Autism spectrum disorder and low vitamin D at birth: a sibling control study
2015 (English)In: Molecular Autism, ISSN 2040-2392, Vol. 6, 3Article in journal (Refereed) Published
Background: Insufficient vitamin D activity has attracted increasing interest as a possible underlying risk factor in disorders of the central nervous system, including autism. Methods: In this study, 25-hydroxyvitamin D (25(OH) D) was analysed in 58 Sweden-born sibling pairs, in which one child had autism spectrum disorder (ASD) and the other did not. The study group consisted of two representative samples; 47 Gothenburg sibling pairs with mixed ethnicities and 11 Stockholm sibling pairs with Somali background. 25(OH) D levels were analysed in the stored dried blood spots taken in the neonatal period for metabolic screening. Results: The collapsed group of children with ASD had significantly lower vitamin D levels (M = 24.0 nM, SD = 19.6) as compared with their siblings (M = 31.9 nM, SD = 27.7), according to a paired samples t-test (P = 0.013). The difference was-most likely-not only accounted for by a difference in season of birth between ASD and non-ASD siblings since the mean 25(OH)D levels differed with similar effect size between the sibling pairs born during winter and summer, respectively. All children with African/Middle East background, both the children with ASD and their non-ASD siblings, had vitamin D deficiency. Conclusions: The findings suggest that low prenatal vitamin D may act as a risk factor for ASD, however, there is a need for replication with larger samples. Future research should study whether or not adequate supplementation of vitamin D to pregnant women might lower the risk for ASD in the offspring.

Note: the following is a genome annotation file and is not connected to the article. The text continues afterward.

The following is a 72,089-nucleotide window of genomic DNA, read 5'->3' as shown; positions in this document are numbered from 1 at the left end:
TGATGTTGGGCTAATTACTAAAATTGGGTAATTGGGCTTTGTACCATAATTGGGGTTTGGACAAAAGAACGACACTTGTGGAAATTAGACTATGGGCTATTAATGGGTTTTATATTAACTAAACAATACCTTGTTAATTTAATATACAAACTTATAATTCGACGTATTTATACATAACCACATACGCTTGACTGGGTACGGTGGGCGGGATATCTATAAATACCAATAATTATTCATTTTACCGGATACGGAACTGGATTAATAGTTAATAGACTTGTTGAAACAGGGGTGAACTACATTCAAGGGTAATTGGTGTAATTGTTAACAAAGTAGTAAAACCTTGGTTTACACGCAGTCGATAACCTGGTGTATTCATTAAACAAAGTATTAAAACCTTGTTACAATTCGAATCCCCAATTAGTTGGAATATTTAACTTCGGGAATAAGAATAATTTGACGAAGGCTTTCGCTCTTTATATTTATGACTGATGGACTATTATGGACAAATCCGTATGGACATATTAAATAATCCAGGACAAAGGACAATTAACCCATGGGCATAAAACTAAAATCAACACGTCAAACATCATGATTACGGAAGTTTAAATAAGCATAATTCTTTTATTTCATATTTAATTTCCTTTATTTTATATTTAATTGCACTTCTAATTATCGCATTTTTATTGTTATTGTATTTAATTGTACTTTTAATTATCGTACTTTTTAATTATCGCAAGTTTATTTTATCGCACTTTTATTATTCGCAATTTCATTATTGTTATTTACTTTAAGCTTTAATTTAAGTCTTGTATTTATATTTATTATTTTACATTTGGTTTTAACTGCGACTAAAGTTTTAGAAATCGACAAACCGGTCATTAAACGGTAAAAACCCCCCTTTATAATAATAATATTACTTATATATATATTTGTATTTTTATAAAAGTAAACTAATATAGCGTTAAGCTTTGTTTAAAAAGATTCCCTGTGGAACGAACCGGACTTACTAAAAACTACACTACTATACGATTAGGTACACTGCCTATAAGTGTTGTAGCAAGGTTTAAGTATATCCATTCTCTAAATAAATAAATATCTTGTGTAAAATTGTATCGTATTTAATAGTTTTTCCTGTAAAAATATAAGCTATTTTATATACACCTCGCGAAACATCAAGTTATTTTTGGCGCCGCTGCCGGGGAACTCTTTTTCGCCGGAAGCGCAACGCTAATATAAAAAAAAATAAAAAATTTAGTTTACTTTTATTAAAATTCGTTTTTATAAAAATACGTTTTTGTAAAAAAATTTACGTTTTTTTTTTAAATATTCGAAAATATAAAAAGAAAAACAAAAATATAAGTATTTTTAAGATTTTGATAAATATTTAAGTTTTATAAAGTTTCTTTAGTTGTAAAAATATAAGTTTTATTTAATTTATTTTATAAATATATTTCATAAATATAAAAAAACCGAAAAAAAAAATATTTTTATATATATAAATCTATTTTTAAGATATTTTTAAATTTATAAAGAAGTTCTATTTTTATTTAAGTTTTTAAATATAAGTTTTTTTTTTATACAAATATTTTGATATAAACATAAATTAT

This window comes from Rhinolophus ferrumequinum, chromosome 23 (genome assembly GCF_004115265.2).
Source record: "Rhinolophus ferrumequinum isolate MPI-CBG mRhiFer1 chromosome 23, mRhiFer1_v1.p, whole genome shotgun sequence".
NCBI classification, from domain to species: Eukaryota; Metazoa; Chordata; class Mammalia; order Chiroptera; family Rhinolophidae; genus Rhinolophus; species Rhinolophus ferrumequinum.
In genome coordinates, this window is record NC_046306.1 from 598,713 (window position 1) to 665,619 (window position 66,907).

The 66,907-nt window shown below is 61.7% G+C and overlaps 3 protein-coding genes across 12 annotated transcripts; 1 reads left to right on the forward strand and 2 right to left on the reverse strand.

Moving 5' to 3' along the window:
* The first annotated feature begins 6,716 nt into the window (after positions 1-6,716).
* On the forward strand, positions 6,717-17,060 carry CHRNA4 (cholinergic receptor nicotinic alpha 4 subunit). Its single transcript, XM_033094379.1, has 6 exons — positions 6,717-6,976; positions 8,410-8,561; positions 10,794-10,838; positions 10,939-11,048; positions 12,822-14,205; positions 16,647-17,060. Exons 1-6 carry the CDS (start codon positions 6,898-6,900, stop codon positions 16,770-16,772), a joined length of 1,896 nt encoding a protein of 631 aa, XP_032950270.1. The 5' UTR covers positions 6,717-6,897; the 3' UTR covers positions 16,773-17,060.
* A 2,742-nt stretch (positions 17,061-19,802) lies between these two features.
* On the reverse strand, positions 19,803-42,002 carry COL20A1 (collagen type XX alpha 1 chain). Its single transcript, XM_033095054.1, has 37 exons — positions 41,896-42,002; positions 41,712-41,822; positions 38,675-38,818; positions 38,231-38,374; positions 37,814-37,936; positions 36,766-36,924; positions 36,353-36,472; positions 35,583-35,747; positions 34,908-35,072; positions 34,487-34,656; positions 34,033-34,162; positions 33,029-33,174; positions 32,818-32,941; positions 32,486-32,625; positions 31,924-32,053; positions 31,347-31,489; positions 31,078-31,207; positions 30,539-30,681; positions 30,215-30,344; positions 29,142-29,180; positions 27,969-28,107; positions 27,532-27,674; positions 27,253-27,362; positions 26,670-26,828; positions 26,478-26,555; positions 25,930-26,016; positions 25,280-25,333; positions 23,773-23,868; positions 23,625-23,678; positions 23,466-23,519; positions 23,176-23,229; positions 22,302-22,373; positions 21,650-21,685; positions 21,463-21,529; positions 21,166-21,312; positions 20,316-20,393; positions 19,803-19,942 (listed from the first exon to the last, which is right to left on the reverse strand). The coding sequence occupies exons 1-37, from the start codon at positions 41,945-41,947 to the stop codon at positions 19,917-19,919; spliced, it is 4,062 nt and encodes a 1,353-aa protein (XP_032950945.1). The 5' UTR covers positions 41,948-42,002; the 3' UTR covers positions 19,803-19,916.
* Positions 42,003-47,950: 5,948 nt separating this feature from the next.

Place, publisher, year, edition, pages
2015. Vol. 6, 3
Autism spectrum disorder, Vitamin D, 25-hydroxyvitamin D, Neonatal, Dried blood spots
Medical Genetics Psychology
IdentifiersURN: urn:nbn:se:su:diva-115946DOI: 10.1186/2040-2392-6-3ISI: 000350599000002OAI: oai:DiVA.org:su-115946DiVA: diva2:802866